He said one obstacle for some businesses in the first phase was the requirement to submit a W9 form to document a business address and taxpayer ID number. Some businesses had problems filling out that form. So, the county developed an application that will create that form as part of the process, which Meidel said should reduce errors.

The new application process also reduces the number of documents required and businesses that lack some documentation may be able to qualify for a micro grant and technical assistance.

The program also has one more type of grant available, Meidel said. One program is designed for large and small “target industries,” which include manufacturing, information technology, scientific research and development, non-depositing financial services, insurance carriers, shared services or call centers and corporate headquarters.

These businesses get more than half of their revenues from outside the state of Florida. They sell their products or services elsewhere and bring money into the local economy.

Target industry businesses can qualify for up to $10,000 in a matching grant to pay for costs of preparing their businesses for COVID-19, including putting up walls or partitions, installing UV lights in air conditioning systems and providing personal protective equipment for employees.

Meidel said they would have to provide invoices and receipts to show the cost.

He expects to see more than twice as many applications come in as compared to the first phase. He is not sure how many in part due to not having a clear picture as to the number of home based businesses in the county.

He also said it is not likely the program will run out of money anytime soon, and currently there is no deadline to submit an application, so he urges businesses to take their time and submit a complete application.

“Please take your time and do it right,” he said.

Other Pinellas CARES programs

The county received $170 million in federal CARES funding to help it respond to COVID-19.

Aubrey Phillips, manager for Strategic Performance Management with the Office of Management and Budget, talked about the other Pinellas CARES programs. She said staff had worked really hard to make the application process simple for all of them.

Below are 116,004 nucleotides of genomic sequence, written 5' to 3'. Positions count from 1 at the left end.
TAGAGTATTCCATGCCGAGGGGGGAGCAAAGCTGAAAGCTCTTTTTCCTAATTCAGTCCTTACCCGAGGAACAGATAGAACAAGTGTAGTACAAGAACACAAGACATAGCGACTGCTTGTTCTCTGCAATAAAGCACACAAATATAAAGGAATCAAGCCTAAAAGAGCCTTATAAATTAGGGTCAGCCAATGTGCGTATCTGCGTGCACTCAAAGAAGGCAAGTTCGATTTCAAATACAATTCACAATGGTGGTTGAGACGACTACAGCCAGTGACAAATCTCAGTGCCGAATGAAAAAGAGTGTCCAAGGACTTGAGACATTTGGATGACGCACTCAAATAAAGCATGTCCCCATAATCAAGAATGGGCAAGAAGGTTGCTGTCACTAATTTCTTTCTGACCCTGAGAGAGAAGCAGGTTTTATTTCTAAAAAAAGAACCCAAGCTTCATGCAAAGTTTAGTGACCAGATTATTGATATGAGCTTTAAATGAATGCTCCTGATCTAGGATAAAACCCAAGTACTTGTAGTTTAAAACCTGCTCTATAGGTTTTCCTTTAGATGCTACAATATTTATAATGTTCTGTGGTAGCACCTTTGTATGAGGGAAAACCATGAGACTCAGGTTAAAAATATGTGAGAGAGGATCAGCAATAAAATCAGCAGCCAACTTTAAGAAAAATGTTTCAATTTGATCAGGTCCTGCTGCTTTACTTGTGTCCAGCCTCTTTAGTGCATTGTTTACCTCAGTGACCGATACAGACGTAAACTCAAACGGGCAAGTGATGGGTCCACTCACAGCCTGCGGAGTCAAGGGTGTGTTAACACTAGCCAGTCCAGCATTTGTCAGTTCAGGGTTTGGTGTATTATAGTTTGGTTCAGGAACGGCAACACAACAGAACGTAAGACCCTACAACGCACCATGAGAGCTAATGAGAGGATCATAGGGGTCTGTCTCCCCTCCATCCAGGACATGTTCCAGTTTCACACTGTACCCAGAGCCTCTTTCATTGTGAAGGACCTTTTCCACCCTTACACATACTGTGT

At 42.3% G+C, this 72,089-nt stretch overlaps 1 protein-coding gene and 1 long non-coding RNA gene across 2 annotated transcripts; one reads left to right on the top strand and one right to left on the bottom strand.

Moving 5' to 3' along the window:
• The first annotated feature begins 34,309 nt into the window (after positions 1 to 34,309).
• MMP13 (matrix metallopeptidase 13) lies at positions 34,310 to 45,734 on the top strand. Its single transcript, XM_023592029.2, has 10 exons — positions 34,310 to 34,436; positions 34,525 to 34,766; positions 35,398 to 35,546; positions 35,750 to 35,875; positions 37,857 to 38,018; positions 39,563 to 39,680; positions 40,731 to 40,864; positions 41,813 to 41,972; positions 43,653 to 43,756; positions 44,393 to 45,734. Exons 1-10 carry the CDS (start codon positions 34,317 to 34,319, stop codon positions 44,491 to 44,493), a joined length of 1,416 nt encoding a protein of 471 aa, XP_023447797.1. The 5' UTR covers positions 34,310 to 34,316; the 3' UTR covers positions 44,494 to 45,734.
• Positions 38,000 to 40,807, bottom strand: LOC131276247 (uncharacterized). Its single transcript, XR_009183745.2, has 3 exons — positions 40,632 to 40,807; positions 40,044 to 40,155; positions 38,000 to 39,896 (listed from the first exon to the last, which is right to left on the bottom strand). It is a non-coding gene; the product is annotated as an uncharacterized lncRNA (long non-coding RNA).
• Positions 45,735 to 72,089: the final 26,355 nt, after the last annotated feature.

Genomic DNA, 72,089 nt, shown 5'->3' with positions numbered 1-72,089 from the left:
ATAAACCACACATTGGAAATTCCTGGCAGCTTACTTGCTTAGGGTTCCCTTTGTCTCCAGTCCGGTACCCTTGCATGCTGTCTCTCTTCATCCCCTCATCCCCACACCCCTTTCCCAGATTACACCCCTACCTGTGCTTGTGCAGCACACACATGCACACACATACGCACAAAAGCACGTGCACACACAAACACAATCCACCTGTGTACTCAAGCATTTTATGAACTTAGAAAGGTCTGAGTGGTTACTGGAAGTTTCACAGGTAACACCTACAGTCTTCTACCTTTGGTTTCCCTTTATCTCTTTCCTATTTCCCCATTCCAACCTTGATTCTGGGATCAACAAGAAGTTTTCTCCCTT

She said as of Aug. 28, more than $8.6 million had gone to help people pay for housing and utility bills. More than 2,300 household have received emergency assistance.

In addition, through a partnership with the Early Learning Coalition, as of Aug. 31, 222 grants totaling $1.5 million had been approved for licensed childcare facilities. Sixty applications were being reviewed for the nonprofit partnership fund, which is administered by Pinellas Community Foundation. The fund provides grants to nonprofits providing services such as feeding and legal assistance to do with housing.

CARES funding also is paying for measures to slow the spread of the virus in the community, such as ensuring the county has enough personal protective equipment. Money also has been allocated to testing and contact tracing, skilled nursing and other needs.

Phillips said the county would soon be launching a workforce reemployment program to assist workers affected by COVID to transition to training for a new job.

“We tried to develop a comprehensive and balanced approach that really responds to the needs we have in the community,” she said.

One other new program added for the second phase targets the county’s creative side. The new program for independent artists and performers that were affected by COVID is administered by Creative Pinellas.

For more information on all the programs, visit

Suzette Porter is TBN’s Pinellas County editor. She can be reached at